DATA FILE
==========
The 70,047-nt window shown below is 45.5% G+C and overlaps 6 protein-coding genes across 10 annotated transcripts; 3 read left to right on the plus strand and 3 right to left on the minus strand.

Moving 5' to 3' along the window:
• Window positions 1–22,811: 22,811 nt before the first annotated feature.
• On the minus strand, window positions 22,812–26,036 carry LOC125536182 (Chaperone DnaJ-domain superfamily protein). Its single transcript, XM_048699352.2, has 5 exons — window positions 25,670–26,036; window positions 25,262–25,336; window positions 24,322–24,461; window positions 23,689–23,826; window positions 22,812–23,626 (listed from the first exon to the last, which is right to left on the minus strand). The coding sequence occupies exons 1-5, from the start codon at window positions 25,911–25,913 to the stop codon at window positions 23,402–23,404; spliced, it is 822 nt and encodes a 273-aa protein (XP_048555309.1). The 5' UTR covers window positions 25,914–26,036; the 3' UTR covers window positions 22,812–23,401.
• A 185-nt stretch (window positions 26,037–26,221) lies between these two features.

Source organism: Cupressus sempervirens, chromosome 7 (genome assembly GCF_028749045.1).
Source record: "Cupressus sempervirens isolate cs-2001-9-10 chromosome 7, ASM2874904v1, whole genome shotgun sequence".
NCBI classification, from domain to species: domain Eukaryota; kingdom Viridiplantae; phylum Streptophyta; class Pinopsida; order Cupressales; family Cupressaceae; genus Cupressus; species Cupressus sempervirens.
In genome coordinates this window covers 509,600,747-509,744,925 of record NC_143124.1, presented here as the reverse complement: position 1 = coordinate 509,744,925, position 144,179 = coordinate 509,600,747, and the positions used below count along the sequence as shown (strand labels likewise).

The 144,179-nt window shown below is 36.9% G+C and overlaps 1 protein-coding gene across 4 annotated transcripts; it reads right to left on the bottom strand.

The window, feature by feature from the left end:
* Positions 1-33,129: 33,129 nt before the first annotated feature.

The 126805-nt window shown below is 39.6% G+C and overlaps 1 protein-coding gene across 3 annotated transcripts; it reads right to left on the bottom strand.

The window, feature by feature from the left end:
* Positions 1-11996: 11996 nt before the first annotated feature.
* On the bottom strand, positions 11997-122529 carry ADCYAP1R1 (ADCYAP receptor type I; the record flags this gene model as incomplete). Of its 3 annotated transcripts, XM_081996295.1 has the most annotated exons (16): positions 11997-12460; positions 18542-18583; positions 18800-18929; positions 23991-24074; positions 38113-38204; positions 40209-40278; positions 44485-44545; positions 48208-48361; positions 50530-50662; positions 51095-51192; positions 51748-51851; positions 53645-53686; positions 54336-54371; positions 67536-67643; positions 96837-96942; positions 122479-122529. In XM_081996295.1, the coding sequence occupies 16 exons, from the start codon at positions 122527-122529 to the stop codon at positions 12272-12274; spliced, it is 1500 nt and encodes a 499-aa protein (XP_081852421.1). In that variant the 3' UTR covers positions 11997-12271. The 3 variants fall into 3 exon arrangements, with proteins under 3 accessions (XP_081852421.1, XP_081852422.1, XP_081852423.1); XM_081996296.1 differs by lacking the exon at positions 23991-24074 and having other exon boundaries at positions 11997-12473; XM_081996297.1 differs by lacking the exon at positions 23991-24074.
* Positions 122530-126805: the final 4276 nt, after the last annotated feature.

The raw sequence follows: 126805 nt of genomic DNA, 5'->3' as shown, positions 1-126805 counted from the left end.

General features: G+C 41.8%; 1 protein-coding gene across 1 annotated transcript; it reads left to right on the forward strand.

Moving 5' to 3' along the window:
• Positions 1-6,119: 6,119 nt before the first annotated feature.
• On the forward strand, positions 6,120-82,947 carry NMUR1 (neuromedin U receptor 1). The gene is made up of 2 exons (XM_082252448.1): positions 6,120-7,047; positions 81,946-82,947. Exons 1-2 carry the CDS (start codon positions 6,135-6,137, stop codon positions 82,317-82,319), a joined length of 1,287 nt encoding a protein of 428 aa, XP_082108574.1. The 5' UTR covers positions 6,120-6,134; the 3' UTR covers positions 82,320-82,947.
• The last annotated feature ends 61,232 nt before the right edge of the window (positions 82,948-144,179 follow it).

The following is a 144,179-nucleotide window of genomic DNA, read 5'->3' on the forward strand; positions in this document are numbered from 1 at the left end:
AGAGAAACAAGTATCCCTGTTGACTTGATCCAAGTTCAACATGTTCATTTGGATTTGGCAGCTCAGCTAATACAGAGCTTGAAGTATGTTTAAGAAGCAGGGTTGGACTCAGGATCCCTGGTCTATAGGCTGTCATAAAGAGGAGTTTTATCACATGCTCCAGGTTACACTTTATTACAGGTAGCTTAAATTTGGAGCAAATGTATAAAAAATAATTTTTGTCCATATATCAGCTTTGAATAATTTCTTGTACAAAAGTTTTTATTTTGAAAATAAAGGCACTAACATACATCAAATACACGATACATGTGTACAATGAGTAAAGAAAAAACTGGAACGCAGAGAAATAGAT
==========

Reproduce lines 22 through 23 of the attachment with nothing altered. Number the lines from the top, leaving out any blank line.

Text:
• On the forward strand, positions 6,120-82,947 carry NMUR1 (neuromedin U receptor 1). The gene is made up of 2 exons (XM_082252448.1): positions 6,120-7,047; positions 81,946-82,947. Exons 1-2 carry the CDS (start codon positions 6,135-6,137, stop codon positions 82,317-82,319), a joined length of 1,287 nt encoding a protein of 428 aa, XP_082108574.1. The 5' UTR covers positions 6,120-6,134; the 3' UTR covers positions 82,320-82,947.
• The last annotated feature ends 61,232 nt before the right edge of the window (positions 82,948-144,179 follow it).